Our final week of July pulls us deeper under the influence of Leo’s stars with Mercury moving into Leo on the 27th, where the Sun and Mars have already made their mark. There’s a prevailing sense that anything can happen this week. And if that anything is big, blessed, and beautiful? Then so be it.
Of course, Mars is bound toward Virgo territory on the 29th, but not before making an opposition to Jupiter in Aquarius the preceding day. An opposition between the willpower of the individual and the collective aim feels especially poignant following last week’s full moon in Aquarius, an echo of its lessons. Venus in Virgo makes an inconjunct aspect to Saturn in Aquarius on the 29th, calling us to examine when acts of services are acts of love and when their purpose is to control the emotions of others — an impossible feat no matter how often we attempt it. If something big and beautiful were to happen, surely it would happen when our hands were open and our fists unclenched? Meanwhile, the quarter moon in Taurus encourages us not only to open our hands, but also to learn to stay still, and receive the fruits of our labours.
On the first of August, the Sun and Mercury meet in the sky and the signs we’ve been waiting for are sure to appear. But, a sign’s only as good as its reader. After all, “no one's gonna drag you up to get into the light where you belong.” You’ve got to find your light yourself.
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For lots of us, our homes have never been as important as they have been over the last year and a half, and with cosy autumn nights approaching, our enthusiasm shows no sign of dying down. Happily, Swedish home furnishing heroes IKEA are celebrating the best of life indoors with a new kind of festival on Thursday 16th September, which we can enjoy from the comfort of our sofa (or bed). Available to watch online from 8am CET, IKEA’s Festival will offer a first-hand glimpse into everyday homes, st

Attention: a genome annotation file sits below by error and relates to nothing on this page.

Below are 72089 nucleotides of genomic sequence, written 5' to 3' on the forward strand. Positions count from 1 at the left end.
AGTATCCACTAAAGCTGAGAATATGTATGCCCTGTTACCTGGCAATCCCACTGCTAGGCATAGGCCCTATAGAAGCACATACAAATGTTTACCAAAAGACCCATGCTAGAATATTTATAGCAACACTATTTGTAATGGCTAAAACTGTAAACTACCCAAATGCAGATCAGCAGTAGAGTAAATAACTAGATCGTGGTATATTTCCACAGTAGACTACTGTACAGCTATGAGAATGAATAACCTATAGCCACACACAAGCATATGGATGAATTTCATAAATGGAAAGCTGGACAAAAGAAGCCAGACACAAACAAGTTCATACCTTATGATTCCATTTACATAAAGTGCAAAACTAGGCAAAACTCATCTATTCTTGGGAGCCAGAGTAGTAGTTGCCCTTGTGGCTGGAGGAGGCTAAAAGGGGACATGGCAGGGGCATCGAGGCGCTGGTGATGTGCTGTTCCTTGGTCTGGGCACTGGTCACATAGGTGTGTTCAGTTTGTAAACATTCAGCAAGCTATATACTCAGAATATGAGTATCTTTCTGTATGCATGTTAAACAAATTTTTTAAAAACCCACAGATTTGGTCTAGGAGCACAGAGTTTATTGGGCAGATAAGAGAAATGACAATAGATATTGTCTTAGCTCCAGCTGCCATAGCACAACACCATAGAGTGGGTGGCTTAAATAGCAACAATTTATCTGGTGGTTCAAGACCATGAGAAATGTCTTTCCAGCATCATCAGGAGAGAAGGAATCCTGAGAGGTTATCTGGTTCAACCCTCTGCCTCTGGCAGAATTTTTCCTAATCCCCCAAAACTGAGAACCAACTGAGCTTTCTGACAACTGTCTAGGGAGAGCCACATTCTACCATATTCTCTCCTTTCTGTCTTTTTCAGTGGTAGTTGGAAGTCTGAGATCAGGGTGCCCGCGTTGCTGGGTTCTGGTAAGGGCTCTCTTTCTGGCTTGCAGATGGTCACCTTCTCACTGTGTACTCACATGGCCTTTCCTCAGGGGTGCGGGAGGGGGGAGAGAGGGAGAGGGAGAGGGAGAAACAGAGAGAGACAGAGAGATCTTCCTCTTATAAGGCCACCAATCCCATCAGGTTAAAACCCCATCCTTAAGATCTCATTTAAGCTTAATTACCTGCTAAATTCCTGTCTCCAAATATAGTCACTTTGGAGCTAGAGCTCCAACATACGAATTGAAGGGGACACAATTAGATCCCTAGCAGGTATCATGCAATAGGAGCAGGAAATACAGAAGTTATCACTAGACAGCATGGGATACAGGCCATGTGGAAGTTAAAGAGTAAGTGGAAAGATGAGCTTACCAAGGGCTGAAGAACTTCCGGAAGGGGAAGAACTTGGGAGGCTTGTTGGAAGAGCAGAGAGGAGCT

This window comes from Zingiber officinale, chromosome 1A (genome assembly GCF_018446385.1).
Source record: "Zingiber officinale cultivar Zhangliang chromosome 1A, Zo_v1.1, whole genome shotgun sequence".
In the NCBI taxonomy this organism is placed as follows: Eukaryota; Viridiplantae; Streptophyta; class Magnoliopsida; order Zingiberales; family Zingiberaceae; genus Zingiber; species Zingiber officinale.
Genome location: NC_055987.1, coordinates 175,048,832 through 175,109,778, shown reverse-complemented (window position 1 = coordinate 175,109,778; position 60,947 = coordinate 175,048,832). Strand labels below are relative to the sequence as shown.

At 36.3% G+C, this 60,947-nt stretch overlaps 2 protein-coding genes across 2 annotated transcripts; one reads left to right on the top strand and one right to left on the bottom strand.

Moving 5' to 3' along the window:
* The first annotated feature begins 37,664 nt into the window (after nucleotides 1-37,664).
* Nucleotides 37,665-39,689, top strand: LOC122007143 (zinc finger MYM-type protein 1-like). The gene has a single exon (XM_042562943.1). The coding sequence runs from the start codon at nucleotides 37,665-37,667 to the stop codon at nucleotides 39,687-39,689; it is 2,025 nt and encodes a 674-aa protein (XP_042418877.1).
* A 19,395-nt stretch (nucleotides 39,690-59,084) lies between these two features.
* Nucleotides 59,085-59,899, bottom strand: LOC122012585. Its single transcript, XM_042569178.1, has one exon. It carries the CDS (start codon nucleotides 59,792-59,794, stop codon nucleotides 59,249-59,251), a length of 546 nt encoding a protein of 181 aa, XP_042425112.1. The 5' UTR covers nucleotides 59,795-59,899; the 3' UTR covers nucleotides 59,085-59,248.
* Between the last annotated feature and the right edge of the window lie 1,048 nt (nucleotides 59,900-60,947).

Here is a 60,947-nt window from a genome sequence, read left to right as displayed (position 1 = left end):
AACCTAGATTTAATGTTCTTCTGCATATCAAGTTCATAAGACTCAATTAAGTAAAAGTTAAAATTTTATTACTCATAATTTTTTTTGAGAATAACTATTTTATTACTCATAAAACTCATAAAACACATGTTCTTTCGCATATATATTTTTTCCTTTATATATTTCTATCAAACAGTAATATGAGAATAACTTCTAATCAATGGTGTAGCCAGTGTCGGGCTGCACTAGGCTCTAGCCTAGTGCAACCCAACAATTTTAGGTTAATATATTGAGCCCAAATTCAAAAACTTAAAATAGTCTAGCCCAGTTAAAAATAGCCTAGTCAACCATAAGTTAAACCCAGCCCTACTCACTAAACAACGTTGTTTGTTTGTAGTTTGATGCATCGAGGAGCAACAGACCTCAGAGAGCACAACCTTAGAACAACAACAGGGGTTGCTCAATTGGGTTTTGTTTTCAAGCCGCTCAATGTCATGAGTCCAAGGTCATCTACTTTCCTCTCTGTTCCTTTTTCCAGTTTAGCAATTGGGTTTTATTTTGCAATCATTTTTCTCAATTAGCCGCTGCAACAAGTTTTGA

Between a pandemic that has seen our keep-cup streaks come to an unfortunate end, and a constant barrage of research depicting a world seemingly unchanged by our efforts to recycle more or get thrifty with our shopping, our ‘green ambition’ has become somewhat stagnant. Eco-anxiety, defined by the American Psychological Association in 2017 as “a chronic fear of environmental doom”, has been a consistent theme amongst young people for the last few years, with many galvanised to make strides towar
After two lonely, locked-down seasons, during which fashion insiders had to make do with viewing short films and online lookbooks from their couches, Fashion Month makes its return, with back-to-back shows, enviably ebullient street style, and trends galore. But while much about the biannual event is the same as it was pre-COVID — lines are still long, seating is still limited, and preening and peacocking still take place aplenty — much has changed since the pandemic ushered runways online back
Top beauty retailer Sephora is using its international reach to emphasise how Black beauty and Black trends are the blueprints for the beauty industry. In the short film, Black Beauty Is Beauty, Sephora traces the history of your favourite beauty trends to their Black roots. Directed by Garrett Bradley, the first Black woman to win best director at Sundance for her documentary Time in 2020, the short film begins in a beauty shop. WATCH THE FILM: The camera pans over Black women waiting under dry
Clothing is a cultural touchstone for communities around the world. Traditional ceremonies, from weddings to quinceañeras, revolve around a particular garment that’s meant to represent not only the occasion, but the history behind it. The sari — a traditional garment worn by women in South Asia — is one of the most recognisable. And while saris hold a significant cultural value, designer Sheena Sood is trying to give them new life through the simple act of upcycling. “I’ve been thinking a lot ab
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